Disagreement over the wording and timing of a pledge of office by the First and Deputy First Ministers in a restored power-sharing Executive has emerged as a key stumbling block as negotiations continue over a potentially historic deal between Sinn Féin and Ian Paisley’s DUP.

British Direct Ruler Peter Hain has put it up to the two parties to resolve the dispute which forced the postponement of what was scheduled to be a historic encounter between Mr Paisley and Gerry Adams this week.

Sinn Féin has said it is seeking to “strengthen” the proposed pledge, the terms of which were glossed over in the proposals presented by the Dublin and London governments last Friday.

Hain warned that if the controversy was not quickly settled he would wind up the Belfast Assembly in favour of “partnership” government arrangements with Dublin.

“The parties know that if we hit an immovable roadblock at any time we will dissolve the Assembly and politics in Northern Ireland and locally accountable politics will close down. It is their choice,” said Mr Hain.

The DUP leader dramatically pulled out of a first face-to-face encounter with Sinn Féin as his son, Ian Paisley Jr, insisted Sinn Féin would not have “their honour” in the pledge.

He insisted Sinn Féin’s Martin McGuinness would swear an oath to support the police and the rule of law next month, ahead of the transfer of powers to Belfast.

Sinn Féin were “running scared” because they had been “taken advantage of” in the negotiations in Scotland leading to the proposed St Andrews Agreement.

“This was tied down last week, but Sinn Féin have realised they were taken advantage of and they don`t like that and are trying to get their honour back, they are not getting it on this issue,” said Ian Paisley Jr.

“We are saying take the pledge like everyone else and if they don’t take it they are out.”

Mr Paisley Sr insisted promises made to his party by the British government had been written, not verbal.

“We are teaching the British government a lesson, they will not pull the wool over our eyes,” he said.

“We are not going to be pushed around. They thought they were going to push us around today.”

However, he also urged people “to cheer up”, as they had leaders they could trust and were making progress.

Gerry Adams said people had been disappointed by the Paisley boycott. There had been hopes for “a new phase” of the peace process, he said.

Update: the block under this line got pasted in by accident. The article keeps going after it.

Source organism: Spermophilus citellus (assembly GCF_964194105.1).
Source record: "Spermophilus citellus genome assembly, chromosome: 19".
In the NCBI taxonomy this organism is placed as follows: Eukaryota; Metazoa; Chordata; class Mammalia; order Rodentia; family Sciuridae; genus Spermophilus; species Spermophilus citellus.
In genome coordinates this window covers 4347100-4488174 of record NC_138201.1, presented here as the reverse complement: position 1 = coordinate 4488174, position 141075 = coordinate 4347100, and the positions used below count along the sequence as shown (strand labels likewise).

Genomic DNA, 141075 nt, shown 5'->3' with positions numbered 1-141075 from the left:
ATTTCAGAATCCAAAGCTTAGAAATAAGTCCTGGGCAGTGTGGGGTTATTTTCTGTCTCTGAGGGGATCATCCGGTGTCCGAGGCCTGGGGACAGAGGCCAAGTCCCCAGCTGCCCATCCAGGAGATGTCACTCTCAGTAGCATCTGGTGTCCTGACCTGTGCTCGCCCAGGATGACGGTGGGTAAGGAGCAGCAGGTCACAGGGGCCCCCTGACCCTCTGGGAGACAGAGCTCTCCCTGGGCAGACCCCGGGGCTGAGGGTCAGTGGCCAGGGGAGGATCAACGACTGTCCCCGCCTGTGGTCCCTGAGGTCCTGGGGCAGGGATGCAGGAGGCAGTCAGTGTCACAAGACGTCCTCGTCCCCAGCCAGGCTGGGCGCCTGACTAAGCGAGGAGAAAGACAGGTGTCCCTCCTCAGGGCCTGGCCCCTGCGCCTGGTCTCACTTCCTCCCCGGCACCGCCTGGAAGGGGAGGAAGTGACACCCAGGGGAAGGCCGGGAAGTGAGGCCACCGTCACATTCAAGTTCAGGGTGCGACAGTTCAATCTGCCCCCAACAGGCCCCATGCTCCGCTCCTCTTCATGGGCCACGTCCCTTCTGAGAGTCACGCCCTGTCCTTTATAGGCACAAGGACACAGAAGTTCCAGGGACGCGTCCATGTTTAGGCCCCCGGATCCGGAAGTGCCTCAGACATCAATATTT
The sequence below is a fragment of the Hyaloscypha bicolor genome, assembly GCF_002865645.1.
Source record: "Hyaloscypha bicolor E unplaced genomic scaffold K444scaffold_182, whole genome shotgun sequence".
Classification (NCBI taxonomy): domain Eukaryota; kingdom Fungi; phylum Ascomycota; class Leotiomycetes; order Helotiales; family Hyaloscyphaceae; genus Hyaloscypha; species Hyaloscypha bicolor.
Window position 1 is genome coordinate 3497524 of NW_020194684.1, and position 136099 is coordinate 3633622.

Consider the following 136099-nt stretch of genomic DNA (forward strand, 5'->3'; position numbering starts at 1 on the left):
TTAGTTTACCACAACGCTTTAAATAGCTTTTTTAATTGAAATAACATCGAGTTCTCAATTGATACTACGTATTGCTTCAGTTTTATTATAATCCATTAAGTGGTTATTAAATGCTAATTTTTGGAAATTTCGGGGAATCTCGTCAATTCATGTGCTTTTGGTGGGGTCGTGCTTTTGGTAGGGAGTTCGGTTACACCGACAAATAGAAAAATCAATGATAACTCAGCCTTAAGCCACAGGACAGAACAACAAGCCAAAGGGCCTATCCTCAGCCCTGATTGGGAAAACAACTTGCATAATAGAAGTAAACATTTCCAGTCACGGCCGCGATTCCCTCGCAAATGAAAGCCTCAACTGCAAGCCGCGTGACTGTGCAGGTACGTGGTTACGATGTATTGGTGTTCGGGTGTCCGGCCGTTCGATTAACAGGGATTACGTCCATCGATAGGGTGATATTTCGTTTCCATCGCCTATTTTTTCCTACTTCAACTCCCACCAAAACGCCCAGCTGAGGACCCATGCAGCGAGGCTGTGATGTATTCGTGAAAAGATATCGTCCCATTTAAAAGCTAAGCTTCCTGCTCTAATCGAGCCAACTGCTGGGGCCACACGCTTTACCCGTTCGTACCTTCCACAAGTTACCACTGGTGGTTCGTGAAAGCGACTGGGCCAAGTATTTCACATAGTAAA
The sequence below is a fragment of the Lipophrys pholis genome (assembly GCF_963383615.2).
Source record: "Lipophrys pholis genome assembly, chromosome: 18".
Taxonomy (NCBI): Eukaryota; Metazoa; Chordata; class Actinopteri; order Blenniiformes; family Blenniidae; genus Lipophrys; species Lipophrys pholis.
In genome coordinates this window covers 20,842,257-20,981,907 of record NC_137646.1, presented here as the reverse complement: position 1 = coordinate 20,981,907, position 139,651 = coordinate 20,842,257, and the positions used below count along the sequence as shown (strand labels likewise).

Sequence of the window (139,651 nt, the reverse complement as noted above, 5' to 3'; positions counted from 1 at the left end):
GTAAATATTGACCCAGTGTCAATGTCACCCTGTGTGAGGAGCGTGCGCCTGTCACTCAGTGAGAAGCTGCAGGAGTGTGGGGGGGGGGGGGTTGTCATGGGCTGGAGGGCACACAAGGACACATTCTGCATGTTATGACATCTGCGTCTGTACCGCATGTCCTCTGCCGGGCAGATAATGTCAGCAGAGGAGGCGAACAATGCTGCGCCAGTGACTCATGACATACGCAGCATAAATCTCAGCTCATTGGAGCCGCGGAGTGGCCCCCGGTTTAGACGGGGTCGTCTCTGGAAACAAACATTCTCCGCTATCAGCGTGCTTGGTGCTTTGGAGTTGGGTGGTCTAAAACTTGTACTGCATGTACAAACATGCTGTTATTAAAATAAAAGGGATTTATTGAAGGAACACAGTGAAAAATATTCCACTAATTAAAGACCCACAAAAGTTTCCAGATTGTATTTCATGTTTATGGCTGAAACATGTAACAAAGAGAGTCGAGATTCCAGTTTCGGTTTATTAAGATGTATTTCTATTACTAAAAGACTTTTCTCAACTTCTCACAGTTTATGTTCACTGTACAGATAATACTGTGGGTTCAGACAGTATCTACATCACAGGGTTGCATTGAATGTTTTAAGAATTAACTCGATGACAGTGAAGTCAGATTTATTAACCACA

“Mr Paisley has accused the British government of bad faith. He has not accused Sinn Féin of bad faith. He obviously has the political resolution to that problem in his own hands. He should talk directly to Sinn Féin on these matters.

“Sinn Féin has put forward suggestions about the pledge of office which would, in our opinion strengthen it. If Mr Paisley has other suggestions then he should come along and talk to us and resolve these issues. I hope he does so speedily.

Sinn Féin hadn’t created the problem, he added, while reaching out the potential for a resolution.

“Mr Paisley has to resolve the problem he has highlighted and I wish him well in doing that. Within the terms of the Good Friday Agreement and our rights and our entitlements, and the future for all of the people who live on this island, then Sinn Féin will be helpful.”

Speaking after a three-hour meeting of the party’s 56-member Ard Chomhairle (leadership body) in Dublin yesterday, Mr Adams said there would not be “a sackcloth and ashes” pledge.

Mr Adams said he did not believe Ian Paisley and the DUP had any private agreement with British Prime Minister Tony Blair on the controversial pledge and whether it has to be taken by the November 24 deadline.

Yesterday’s meeting decided to carry out a consultative process at all levels of the party, from leadership to grassroots, on the St Andrew’s Agreement published by the Irish and British governments in Scotland last week.

“There are challenges for the governments, for the DUP and for Sinn Féin and republicans,” he said. “But none of them are insurmountable because the prize is too big to allow anything to stop us.”

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